Wednesday, July 31, 2013

Powerful things Happening

Thanks again for a great week. We were all changed. I'm still praying for your family's future. I know God will use you well. 
For all 21 of us, it was our first time to Haiti. For some, it was the first time out of the United States. Others had been on a variety of international trips and experienced various cultures. Our training attempted to prepare us for what we were to experience. But learning about poverty through text and video is no substitute for experiencing it.
We came to Haiti to minister to orphans. We planned on teaching them about the armor of God - especially the helmet of salvation and sword of the Spirit. We brought jump ropes, soccer balls, coloring pages and other toys and games. We also brought water-purifying units to give to those without clean water. We got to do so much more.
I could tell right away that this trip would be much more than what we planned. We got a tour of La Digue right away, experiencing the everyday lives of the Haitian people. The children welcomed us with open arms, wanting to hold us and know our names. The plan was to ease into the culture and get acclimated to our task…then the trucks came. Four big trucks pulled into the Lifeline compound, loaded with unique care full of Kids Against Hunger meals, love bundles and other aide sent from the States. It was rigorous work helping the local staff unload the cargo. We were amazed to see the storehouse fill up.
On Monday we witnessed where all this food would go. At the feeding site we visited hundreds of hungry boys and girls who ate=[ what was probably their only meal since the feeding the Friday before. Dishes were washed as children finished then refilled and handed out to other hungry little ones. Our girls witnessed this daily as they painted the classrooms on that site.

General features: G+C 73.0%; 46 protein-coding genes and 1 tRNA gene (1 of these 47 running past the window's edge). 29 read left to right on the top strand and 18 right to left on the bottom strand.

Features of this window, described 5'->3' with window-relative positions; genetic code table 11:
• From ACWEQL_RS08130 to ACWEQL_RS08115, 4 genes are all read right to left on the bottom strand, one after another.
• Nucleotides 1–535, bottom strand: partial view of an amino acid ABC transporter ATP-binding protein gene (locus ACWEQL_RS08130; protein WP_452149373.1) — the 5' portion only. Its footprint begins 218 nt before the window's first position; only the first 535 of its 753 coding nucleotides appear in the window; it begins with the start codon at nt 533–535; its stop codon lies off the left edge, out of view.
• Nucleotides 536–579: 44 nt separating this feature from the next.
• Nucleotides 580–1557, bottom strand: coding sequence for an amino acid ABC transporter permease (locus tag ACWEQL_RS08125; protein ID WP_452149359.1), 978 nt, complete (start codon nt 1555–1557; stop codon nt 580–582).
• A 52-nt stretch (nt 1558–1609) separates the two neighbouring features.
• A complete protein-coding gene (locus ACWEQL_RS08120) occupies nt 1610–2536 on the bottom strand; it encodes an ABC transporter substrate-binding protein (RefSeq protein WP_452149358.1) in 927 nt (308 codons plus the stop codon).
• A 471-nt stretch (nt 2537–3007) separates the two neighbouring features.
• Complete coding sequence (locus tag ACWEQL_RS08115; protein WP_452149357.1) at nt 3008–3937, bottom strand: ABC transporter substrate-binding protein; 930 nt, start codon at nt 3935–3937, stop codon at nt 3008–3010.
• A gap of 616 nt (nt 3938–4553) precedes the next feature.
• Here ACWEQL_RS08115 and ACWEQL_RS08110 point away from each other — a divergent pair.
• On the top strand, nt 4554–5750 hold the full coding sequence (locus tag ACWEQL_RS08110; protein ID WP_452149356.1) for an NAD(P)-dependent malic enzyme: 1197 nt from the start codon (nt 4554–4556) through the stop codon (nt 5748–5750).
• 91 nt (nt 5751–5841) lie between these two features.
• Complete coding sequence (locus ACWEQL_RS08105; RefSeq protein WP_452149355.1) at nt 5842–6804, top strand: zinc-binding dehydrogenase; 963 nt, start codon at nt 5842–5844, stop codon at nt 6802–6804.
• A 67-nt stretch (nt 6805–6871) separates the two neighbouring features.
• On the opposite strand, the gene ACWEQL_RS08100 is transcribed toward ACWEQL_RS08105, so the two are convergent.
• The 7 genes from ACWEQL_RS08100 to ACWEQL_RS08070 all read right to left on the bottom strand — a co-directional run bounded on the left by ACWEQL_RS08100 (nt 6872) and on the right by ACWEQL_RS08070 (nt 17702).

The boys were given a different task. The playset on the Lifeline campus was deemed unsafe to play on. We were asked if we might be able to reinforce it so it could be used again. After looking it over and discussing it a few times, we decided it was not practical. Given the go ahead, we ordered some supplies. God in his wisdom provided just what we needed, even the things we didn’t request. It seemed like we had just enough time and supplies to put together a playset worthy of replacing the old one.
A couple of our women also experienced the medical clinic and widow ministry – both very valuable and powerful ministries. We take simple cuts/lesions for granted in the United States. In Haiti, they can be life-threatening - if for no other reason than the difficulty of keeping them clean. 
It was awesome to see God work through our team. High Schoolers stepped up to present the gospel using evangicubes, Jesus bracelets and large-group talks. Each one was unique as they allowed God to speak through their own personality and experiences.
The pastors we partnered with were elated to have a device to purify water for their children. They shared with us their remaining major needs: having food to give their children and money to pay the teachers. Education is valuable in Haiti. Those who can afford it get to learn. The rest survive other ways.
Of course, we got to experience much of the culture: dangerous bus rides, mountain hikes, market, bartering, tarantulas, rats, lizards and other creepers, delicious food, beach time, grilled goat and warm friendships. We were encouraged by the Lifeline staff and other mission teams. God is doing some powerful things in the lives of the people here. 

Thanks again, 
Andrew Wiese